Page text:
The immigration issue booms loud and clear in this busy year of European elections. But what of its quieter, yet close cousin, the integration issue? Tamsin Walker listened for its voice.
I recently watched a documentary called Neben den Gleisen, or Off the Tracks, which, set in the eastern state of Mecklenburg-Vorpommern, observes the comings and goings at a railside café in the aftermath of Angela Merkel's decision to open the nation's gates to refugees.
Though collectively colorful, the film's cast includes several characters with achingly monochrome views about the job-stealing, system-milking opportunists that cross the border with outstretched palms only to be handed charmed lives.
However aware I am that such opinions are alive and well in German society, they always rile me anew. For all the obvious reasons, but also because they're so willfully ignorant of what it really takes not just to be in Germany, but to be a part of it. To reach a state of "integration." And perhaps even become an integration state.
The word itself is puzzling. I'm not saying I fail to grasp its definition, though it does vary depending on your dictionary of choice, but that its usage in the contemporary climate of immigration versus anti-immigration begs as many questions as it grants answers. Not least, when, and how is it reached?
I'm not the only one in the dark. Last year, the German government passed an Integration Law, which aims to clarify the meaning of the word by setting out the respective rights and obligations of both refugees and the state.
Support and challenge
A key aspect of the novel legislation are integration classes, which offer an insight into the history, values and legal system of the host country, and which asylum seekers have to attend.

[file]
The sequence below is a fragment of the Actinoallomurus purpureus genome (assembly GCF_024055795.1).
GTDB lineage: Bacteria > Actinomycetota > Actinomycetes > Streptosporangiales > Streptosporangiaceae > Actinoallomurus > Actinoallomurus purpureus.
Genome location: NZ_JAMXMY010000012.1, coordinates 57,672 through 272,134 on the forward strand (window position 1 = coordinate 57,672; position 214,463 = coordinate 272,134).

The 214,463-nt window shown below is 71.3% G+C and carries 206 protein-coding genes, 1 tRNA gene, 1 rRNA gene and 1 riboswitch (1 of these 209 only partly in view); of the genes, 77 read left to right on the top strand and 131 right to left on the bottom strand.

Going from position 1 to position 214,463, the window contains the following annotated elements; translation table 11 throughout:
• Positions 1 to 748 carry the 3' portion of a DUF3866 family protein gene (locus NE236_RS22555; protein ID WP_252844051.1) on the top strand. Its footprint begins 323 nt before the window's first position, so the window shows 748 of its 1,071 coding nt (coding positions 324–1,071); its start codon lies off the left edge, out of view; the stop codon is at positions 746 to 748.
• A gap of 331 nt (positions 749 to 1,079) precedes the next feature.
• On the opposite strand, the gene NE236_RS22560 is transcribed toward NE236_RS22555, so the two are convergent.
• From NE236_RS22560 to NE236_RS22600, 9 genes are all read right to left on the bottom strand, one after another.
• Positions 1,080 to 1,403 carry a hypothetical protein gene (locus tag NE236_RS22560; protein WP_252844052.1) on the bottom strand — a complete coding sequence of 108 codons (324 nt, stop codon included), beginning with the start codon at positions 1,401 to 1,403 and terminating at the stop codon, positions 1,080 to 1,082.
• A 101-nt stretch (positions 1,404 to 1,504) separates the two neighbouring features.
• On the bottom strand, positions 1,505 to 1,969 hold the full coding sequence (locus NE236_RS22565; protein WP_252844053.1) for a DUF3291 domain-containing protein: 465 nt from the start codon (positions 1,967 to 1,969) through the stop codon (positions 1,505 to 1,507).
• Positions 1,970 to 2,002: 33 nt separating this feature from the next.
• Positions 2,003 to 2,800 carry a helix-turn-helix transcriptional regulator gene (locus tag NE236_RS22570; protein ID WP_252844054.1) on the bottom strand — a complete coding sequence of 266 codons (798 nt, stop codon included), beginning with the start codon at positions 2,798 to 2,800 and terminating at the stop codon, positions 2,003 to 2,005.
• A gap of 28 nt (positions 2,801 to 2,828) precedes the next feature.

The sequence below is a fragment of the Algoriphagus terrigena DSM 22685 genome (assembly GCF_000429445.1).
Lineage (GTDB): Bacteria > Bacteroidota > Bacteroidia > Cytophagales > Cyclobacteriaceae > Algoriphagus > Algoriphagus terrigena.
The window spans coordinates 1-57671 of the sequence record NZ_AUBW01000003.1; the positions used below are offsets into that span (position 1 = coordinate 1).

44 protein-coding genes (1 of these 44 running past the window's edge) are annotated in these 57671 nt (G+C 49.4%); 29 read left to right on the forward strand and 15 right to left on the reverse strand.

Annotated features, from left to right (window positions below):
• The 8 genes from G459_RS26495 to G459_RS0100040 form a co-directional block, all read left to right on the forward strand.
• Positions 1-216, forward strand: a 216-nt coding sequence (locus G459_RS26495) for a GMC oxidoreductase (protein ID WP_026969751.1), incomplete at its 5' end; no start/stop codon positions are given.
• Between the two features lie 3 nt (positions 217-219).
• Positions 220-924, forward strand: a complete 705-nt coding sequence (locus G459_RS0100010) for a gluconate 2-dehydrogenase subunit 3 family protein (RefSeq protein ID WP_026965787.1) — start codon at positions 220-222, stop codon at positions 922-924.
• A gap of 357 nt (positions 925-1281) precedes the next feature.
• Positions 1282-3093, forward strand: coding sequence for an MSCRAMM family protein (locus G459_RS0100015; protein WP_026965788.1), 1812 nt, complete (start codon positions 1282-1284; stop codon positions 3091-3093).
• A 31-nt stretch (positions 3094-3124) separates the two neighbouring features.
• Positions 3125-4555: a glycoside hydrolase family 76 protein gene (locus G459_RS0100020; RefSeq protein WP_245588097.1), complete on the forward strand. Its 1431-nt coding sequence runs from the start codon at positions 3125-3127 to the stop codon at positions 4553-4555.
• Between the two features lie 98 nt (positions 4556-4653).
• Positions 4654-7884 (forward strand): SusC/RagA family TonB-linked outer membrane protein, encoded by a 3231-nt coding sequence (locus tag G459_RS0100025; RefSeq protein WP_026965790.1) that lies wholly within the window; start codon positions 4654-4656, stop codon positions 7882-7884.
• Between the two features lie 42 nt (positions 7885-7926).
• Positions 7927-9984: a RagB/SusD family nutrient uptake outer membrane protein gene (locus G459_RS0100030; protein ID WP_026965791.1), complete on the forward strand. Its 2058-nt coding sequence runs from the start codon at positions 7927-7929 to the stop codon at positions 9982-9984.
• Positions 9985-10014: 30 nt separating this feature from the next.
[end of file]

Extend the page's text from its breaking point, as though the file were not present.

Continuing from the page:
Likewise language courses. For the record, I think those of us with non-refugee backgrounds who plan to stay here would be equally well advised to acquire some grasp of the fickle nature of the German article - or articles. And on that, the railway café-goers and I may even find an isolated scrap of common ground.
The same day I watched Off the Tracks, I met a group of young refugees and students from all over the world who had come together in Berlin to share their experiences of the city and country they now all call home. They swapped stories about visits to different authorities, about life here and about their families back home.
Most spoke in German, many of them extremely well, and as I listened to the chatter, laughter and occasional burst of song that filled the shop front room where they had gathered, it occurred to me that what I was hearing was quite possibly the sound of integration in the making.
A couple of dozen people who, regardless of their respective pasts and journeys, had ended up in the same place at the same moment in time. Some German, some not, they shared a wish not just to be in this country, but to be a part of it. Together.